Google’s response is, no doubt, that individuals who feel that an image is inappropriate can contact the company and they will take the image offline. The problem is that this puts the onus on individuals, though we might be willing to affirm that Google recognizes photographic privacy as a social value, insofar as any member of society who sees this as a privacy infringement/violation can also ask Google to remove the image. Still, even in the latter case this ‘outsources’ privacy to the community and is a reactive, rather than a proactive, way to limit privacy invasions (if, in fact, the image above constitutes an ‘invasion’). Regardless of whether we want to see privacy as an individual or social value (or, better, as valuable both for individuals and society) we can perhaps more simply ponder whether blurring the face alone is enough to secure individuals’ privacy. Is anonymization the same as securing privacy?
The Canadian SIGINT Summaries includes downloadable copies, along with summary, publication, and original source information, of leaked CSE documents.
Parsons, Christopher; and Molnar, Adam. (2021). “Horizontal Accountability and Signals Intelligence: Lesson Drawing from Annual Electronic Surveillance Reports,” David Murakami Wood and David Lyon (Eds.), Big Data Surveillance and Security Intelligence: The Canadian Case.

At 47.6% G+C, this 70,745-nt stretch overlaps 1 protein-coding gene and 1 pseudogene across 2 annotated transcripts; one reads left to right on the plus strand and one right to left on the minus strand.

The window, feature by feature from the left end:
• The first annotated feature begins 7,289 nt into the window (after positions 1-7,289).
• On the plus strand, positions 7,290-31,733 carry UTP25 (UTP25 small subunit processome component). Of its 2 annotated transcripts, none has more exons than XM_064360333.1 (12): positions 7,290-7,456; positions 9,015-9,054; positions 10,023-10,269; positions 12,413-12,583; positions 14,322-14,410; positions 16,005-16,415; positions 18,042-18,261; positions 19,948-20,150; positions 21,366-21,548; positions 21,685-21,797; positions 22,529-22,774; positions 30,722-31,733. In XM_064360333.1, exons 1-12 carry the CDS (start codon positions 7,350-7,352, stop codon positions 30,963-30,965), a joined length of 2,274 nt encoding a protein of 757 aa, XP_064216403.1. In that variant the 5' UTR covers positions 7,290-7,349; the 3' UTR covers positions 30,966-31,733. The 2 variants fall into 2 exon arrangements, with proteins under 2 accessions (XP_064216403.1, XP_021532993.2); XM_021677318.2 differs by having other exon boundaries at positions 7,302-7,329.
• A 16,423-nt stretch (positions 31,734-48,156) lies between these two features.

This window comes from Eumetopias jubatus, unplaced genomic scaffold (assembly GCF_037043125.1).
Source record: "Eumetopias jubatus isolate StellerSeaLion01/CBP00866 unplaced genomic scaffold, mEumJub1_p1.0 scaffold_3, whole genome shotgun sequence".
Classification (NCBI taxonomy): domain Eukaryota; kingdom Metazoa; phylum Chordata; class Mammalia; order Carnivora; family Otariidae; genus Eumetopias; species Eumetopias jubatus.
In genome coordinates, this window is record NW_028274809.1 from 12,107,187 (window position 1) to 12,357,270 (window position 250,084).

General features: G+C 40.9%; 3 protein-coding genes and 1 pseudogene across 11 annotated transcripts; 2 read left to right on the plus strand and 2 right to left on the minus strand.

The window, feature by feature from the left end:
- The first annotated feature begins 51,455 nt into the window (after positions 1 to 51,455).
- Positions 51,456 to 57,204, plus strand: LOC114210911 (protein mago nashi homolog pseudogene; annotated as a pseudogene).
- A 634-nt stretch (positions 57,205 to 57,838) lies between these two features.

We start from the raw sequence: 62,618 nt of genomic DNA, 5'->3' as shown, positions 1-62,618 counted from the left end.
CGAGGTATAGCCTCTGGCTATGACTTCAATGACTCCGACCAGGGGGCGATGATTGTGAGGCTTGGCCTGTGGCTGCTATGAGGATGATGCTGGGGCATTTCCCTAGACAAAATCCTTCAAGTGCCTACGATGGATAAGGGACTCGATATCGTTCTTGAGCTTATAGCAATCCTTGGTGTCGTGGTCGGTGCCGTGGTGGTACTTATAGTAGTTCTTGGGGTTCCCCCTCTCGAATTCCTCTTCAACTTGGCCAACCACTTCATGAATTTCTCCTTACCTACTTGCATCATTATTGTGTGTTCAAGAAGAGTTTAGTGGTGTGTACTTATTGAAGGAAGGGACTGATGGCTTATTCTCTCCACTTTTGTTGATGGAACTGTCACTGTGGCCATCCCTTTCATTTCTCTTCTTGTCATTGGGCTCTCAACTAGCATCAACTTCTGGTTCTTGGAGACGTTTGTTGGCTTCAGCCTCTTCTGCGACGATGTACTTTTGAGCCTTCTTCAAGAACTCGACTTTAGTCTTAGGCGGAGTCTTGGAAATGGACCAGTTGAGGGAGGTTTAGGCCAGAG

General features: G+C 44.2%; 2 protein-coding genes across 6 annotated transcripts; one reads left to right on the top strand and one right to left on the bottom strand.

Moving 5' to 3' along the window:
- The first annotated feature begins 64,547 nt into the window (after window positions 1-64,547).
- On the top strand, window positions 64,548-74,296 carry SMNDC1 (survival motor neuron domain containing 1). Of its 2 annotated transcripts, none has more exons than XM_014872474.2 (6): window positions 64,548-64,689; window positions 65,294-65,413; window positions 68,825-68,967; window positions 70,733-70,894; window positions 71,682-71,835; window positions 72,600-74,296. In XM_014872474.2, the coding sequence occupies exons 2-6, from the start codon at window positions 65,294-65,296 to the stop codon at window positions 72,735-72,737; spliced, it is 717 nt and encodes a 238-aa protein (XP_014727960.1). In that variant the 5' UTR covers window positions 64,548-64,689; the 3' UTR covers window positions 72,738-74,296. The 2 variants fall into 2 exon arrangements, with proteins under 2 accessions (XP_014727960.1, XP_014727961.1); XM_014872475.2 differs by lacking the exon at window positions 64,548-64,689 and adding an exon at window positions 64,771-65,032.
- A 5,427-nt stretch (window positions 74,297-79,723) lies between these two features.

Parsons, Christopher. (2015). “Stuck on the Agenda: Drawing lessons from the stagnation of ‘lawful access’ legislation in Canada,” Michael Geist (ed.), Law, Privacy and Surveillance in Canada in the Post-Snowden Era (Ottawa University Press).
Parsons, Christopher. (2015). “The Governance of Telecommunications Surveillance: How Opaque and Unaccountable Practices and Policies Threaten Canadians,” Telecom Transparency Project.
Parsons, Christopher. (2015). “Beyond the ATIP: New methods for interrogating state surveillance,” in Jamie Brownlee and Kevin Walby (Eds.), Access to Information and Social Justice (Arbeiter Ring Publishing).
Bennett, Colin; Parsons, Christopher; Molnar, Adam. (2014). “Forgetting and the right to be forgotten” in Serge Gutwirth et al. (Eds.), Reloading Data Protection: Multidisciplinary Insights and Contemporary Challenges.
Bennett, Colin, and Parsons, Christopher. (2013). “Privacy and Surveillance: The Multi-Disciplinary Literature on the Capture, Use, and Disclosure of Personal information in Cyberspace” in W. Dutton (Ed.), Oxford Handbook of Internet Studies.
McPhail, Brenda; Parsons, Christopher; Ferenbok, Joseph; Smith, Karen; and Clement, Andrew. (2013). “Identifying Canadians at the Border: ePassports and the 9/11 legacy,” in Canadian Journal of Law and Society 27(3).
Parsons, Christopher; Savirimuthu, Joseph; Wipond, Rob; McArthur, Kevin. (2012). “ANPR: Code and Rhetorics of Compliance,” in European Journal of Law and Technology 3(3).